Abortion supporters have long insisted that preborn babies can’t feel pain – but scientists, including a ‘pro-choice’ pain expert, now say new evidence shows some babies could suffer pain as they are aborted. 

The medical researchers say that while it had been argued previously that pain could not be experienced before 24 weeks, “it is now clear that the consensus is no longer tenable”.

In a paper entitled “Reconsidering Fetal Pain” the scientists write that studies indicate unborn babies might be able to feel ‘something like pain’ as early as 13 weeks, but especially after 18 weeks “when there is good evidence for a functional connection from the periphery and into the brain.”

The previous consensus of sorts which stated that pain was only possible after 24 weeks relied on observations regarding the development of the cortex – the brain layer that processes sensory information – in the fetal brain. However, the paper notes, recent studies, including one which showed an adult with an severely damaged cortex could still feel pain, indicated that consensus was now upended.

They explained that after 12 weeks gestation, the preborn baby has developed a subplate – a temporary structure which carries connections from the thalamus – and that it is believed that this may be a means of experiencing pain as the baby develops.

“[C]urrent neuroscientific evidence undermines the necessity of the cortex for pain experience. Even if the cortex is deemed necessary for pain experience, there is now good evidence that thalamic projections into the subplate, which emerge around 12 weeks’ gestation, are functional and equivalent to thalamocortical projections that emerge around 24 weeks’ gestation,” the paper says.

To carry on with late-term abortion without pain relief regardless of the new evidence ‘flirts with moral recklessness’, the medics argue.

The scientists write that “we are not aware of any procedures where invasive fetal intervention proceeds without anaesthesia or analgesia, except for abortion”, and argue that since pain should only be ethically permitted where there is a benefit to the patient, this cannot apply in the case of abortion since the procedure is not of benefit to the unborn child.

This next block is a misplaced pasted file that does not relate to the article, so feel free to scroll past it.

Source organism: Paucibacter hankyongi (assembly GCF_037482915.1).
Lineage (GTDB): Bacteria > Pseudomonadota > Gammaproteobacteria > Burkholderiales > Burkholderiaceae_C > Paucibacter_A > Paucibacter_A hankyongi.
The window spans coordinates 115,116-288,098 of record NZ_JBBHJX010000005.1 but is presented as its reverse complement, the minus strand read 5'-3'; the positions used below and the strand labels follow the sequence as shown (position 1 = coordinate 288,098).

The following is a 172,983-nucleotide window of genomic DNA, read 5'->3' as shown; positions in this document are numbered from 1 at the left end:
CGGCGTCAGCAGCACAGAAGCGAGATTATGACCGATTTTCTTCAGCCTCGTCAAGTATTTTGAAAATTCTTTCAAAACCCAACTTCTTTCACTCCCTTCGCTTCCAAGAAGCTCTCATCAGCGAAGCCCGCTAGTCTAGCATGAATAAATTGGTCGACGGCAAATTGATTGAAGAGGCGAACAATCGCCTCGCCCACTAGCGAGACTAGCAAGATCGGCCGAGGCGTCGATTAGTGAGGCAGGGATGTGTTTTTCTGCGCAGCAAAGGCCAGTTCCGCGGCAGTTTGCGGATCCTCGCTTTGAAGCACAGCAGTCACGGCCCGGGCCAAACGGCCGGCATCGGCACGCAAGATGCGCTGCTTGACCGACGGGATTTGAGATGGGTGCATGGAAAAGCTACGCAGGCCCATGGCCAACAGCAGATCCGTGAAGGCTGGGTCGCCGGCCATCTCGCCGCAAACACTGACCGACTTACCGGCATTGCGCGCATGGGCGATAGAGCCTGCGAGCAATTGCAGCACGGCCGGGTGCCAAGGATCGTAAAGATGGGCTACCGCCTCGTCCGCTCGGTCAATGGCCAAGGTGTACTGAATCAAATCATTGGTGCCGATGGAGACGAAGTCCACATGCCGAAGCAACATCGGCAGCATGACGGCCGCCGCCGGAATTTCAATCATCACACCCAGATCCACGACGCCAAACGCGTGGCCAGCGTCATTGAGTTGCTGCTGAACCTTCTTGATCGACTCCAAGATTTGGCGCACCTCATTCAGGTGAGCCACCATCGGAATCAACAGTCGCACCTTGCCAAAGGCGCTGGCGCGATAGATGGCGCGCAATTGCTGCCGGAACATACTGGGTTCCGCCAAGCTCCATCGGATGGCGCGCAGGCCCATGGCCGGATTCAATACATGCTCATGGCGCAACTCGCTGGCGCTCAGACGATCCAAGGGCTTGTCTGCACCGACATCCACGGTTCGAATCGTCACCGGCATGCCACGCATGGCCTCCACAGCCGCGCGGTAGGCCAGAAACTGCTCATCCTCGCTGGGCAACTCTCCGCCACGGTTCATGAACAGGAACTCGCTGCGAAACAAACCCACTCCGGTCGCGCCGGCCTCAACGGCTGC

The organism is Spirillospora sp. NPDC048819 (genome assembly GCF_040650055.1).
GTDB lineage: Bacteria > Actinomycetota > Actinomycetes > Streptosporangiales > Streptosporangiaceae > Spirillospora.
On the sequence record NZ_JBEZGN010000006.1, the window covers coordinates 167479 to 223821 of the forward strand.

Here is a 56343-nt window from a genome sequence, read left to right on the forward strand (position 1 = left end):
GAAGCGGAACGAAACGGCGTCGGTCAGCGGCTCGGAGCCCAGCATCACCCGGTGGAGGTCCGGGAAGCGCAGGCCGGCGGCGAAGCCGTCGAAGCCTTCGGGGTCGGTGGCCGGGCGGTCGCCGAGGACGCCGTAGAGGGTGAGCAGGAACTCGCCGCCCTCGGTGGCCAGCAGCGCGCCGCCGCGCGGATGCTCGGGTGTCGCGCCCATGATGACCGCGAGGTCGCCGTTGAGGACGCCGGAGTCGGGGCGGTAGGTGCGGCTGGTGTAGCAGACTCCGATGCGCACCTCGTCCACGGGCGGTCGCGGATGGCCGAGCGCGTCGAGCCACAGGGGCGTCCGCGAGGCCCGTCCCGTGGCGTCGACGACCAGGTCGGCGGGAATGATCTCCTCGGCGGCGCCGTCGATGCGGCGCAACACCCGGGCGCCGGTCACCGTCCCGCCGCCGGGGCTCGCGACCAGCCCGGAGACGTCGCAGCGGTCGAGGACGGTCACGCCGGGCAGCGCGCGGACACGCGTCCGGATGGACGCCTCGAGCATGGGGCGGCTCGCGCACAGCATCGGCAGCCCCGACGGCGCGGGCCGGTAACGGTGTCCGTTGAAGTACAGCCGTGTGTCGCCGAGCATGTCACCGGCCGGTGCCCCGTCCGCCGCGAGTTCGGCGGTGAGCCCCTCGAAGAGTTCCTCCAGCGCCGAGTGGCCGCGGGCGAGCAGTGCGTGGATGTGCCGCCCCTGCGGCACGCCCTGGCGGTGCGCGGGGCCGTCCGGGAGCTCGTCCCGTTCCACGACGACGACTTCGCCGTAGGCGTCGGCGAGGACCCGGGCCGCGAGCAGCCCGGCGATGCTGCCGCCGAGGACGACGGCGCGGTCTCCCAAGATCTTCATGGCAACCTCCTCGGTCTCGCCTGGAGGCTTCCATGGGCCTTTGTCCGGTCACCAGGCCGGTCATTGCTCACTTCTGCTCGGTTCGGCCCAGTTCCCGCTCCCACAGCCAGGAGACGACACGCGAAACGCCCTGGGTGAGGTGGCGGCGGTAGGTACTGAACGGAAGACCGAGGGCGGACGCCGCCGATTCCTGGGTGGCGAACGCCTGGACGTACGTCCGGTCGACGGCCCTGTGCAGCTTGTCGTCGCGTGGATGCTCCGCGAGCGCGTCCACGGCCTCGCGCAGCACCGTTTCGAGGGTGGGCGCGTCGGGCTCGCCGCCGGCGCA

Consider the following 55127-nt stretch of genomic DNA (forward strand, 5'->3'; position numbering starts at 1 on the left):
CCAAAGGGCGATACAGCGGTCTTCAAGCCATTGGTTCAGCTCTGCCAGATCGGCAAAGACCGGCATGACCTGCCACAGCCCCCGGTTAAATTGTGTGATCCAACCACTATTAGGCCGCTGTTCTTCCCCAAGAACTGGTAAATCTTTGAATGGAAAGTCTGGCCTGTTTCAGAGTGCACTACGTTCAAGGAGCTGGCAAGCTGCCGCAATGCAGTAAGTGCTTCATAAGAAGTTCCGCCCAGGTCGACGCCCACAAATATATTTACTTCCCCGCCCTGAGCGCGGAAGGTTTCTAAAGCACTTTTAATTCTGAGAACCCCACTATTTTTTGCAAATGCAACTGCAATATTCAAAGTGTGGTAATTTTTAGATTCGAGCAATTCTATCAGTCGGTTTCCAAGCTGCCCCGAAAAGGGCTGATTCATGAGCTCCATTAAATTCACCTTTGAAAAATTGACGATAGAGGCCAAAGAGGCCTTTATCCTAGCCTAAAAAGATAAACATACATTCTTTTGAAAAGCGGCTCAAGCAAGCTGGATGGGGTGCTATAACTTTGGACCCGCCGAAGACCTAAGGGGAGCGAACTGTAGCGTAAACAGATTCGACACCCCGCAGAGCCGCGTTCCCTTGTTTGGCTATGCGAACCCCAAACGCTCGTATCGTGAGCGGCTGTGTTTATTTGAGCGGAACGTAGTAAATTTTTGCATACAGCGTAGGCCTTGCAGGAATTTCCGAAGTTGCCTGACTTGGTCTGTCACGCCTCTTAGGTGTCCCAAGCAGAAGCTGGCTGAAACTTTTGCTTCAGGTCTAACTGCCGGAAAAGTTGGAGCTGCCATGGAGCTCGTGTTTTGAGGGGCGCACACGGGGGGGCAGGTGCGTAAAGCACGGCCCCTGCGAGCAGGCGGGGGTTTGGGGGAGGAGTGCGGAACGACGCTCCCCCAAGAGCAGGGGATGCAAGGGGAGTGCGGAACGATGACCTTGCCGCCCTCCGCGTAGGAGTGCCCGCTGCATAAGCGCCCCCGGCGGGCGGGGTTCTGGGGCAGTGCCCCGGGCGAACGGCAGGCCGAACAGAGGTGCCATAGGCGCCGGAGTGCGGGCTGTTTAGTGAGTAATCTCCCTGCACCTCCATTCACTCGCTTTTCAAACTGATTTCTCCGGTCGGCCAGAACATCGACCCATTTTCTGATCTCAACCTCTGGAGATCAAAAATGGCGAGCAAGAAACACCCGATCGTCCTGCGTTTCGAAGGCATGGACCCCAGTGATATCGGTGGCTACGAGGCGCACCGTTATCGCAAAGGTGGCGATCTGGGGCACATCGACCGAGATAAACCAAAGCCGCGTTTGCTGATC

They also point out that where surgery is performed on babies in the womb pain relief is given.

Women undergoing abortion at later stage in pregnancy should be asked if they would like pain relief provided to the baby, the paper says.

The scientific paper which will cause discomfort to many, was published in the influential British Medical Journal, and was authored by Prof Stuart Derbyshire and Dr John Bockmann  who wrote “we have divergent views regarding the morality of abortion, but have come together to address the evidence for fetal pain.

Professor Derbyshire previously acted as a consultant to the Pro-Choice Forum in the UK and Planned Parenthood, a leading abortion provider.

Pro-life MP Fiona Bruce told the Daily Mail that: ‘Given developing views and research on foetal pain, the Royal College of Obstetricians and Gynaecologists’ guidance on this issue in relation to abortion – which is now nearly ten years old – should be reviewed.’

The Life Institute, a leading Irish pro-life group, said the paper should focus the minds of voters on the disturbing reality of abortion and the now inescapable fact that it very often caused horrific pain. “It is unbearable to think of a baby at 18 weeks being killed by abortion and enduring horrific pain, despite the growing evidence that means doctors know this pain is being inflicted,” they said.

“As Ireland goes to vote in Election2020 voters should remember which TDs voted against giving pain relief to babies in late-term abortion. This is cruelty beyond our unde   rstanding.”

 

 


 

 

Máirín De Barra writes from Dublin